Yes, they are ruthless and arrogant. But they are not only that. If they were only that, they wouldn’t be a company capable of producing great products.

The myths that a company tells about itself aren’t just for public consumption: they are the method that you use to set who you are and what you do apart. The statements that Jobs and Ive made about Apple being at the “intersection of technology and the liberal arts” and “our goal isn’t to make money” are exactly this kind of myth. And they are, undoubtedly, genuinely and whole-heartedly believed – because without that kind of belief in a purpose beyond simply making money, creative people find their creativity shrivelling up and dying.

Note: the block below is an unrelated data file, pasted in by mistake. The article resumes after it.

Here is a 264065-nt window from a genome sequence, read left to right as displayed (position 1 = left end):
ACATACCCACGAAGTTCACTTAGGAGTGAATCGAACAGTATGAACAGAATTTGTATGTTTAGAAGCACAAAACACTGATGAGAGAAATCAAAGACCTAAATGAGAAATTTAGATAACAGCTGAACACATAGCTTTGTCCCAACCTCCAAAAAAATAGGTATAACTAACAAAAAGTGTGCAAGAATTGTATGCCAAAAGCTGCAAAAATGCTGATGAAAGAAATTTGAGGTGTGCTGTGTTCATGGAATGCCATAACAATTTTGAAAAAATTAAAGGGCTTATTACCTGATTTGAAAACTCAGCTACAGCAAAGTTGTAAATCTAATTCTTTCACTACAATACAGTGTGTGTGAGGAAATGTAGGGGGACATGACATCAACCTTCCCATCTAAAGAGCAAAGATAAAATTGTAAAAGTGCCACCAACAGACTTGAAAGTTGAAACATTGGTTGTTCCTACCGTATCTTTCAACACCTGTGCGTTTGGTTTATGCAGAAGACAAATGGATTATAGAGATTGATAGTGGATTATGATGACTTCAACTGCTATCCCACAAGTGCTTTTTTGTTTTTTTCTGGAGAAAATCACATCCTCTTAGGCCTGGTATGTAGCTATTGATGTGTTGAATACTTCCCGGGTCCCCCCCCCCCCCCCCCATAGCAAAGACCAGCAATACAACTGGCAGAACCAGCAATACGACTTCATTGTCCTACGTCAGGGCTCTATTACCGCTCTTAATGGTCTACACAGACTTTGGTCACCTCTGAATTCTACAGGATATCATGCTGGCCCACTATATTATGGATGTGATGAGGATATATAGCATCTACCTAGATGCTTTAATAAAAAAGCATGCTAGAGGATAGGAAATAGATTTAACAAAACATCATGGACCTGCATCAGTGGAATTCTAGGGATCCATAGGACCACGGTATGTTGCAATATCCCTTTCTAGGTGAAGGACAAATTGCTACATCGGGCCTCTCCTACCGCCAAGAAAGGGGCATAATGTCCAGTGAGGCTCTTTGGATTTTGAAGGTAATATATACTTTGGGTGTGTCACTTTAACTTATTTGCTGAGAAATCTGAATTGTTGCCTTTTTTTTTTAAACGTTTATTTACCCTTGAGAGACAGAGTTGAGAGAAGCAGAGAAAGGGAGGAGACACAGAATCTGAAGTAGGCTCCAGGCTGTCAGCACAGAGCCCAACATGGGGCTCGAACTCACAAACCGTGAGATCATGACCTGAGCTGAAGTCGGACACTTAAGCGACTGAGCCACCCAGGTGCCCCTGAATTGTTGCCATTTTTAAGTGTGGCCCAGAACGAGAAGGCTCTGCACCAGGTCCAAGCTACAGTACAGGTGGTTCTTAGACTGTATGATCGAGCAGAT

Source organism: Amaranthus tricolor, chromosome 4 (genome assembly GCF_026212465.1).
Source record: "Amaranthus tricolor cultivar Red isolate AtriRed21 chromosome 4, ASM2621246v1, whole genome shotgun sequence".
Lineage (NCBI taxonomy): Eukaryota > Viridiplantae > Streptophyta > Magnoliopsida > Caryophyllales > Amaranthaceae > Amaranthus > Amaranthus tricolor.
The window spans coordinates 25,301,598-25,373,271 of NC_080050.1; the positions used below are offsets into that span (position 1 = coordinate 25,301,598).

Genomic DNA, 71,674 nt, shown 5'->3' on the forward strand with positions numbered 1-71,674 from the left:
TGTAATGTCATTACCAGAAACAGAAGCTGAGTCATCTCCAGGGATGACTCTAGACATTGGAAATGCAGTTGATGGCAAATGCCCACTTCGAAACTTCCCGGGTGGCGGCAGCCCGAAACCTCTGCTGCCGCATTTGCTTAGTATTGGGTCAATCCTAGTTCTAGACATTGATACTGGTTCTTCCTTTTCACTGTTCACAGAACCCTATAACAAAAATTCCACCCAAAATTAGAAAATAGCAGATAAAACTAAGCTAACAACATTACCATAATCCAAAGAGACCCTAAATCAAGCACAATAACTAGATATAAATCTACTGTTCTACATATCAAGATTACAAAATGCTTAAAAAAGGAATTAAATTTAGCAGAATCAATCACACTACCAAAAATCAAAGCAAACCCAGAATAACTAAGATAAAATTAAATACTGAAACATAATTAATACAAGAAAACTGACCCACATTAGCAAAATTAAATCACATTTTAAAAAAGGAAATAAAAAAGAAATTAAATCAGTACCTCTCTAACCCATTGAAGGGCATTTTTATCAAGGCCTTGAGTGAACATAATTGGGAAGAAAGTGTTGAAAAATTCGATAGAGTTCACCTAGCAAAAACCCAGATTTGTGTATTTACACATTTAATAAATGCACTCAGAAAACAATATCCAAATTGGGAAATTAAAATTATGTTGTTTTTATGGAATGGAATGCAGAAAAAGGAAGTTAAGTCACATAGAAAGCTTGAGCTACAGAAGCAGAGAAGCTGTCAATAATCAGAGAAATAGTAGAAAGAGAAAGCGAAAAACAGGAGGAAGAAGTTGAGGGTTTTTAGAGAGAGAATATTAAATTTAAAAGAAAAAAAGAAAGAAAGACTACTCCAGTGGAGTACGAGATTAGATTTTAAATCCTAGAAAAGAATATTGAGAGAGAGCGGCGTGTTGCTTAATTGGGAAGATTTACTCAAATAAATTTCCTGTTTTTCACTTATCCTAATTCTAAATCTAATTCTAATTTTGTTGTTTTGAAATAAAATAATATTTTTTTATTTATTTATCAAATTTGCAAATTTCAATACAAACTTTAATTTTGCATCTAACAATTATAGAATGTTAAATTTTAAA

The myths that Google tells itself (and the outside world) are the same: genuinely, wholeheartedly believed by the company from the top down (probably with the exception of some hard-nosed finance people in both cases – but they are a breed apart). This isn’t just a question of marketing or spin. In order to do the work they need to do, they need to believe those myths.

All the truly great companies of our age begin and grow with a fundamental tension at their heart, pulled by two strands which, if the founders are not careful, will pull it apart. On the one hand, they want to build a business, to be a machine for making money; on the other, they want (to borrow Steve Jobs’ phrase) to put a ding in the world, to change it, for the better. Google and Apple are both cut from this cloth, and both have this tension at their heart.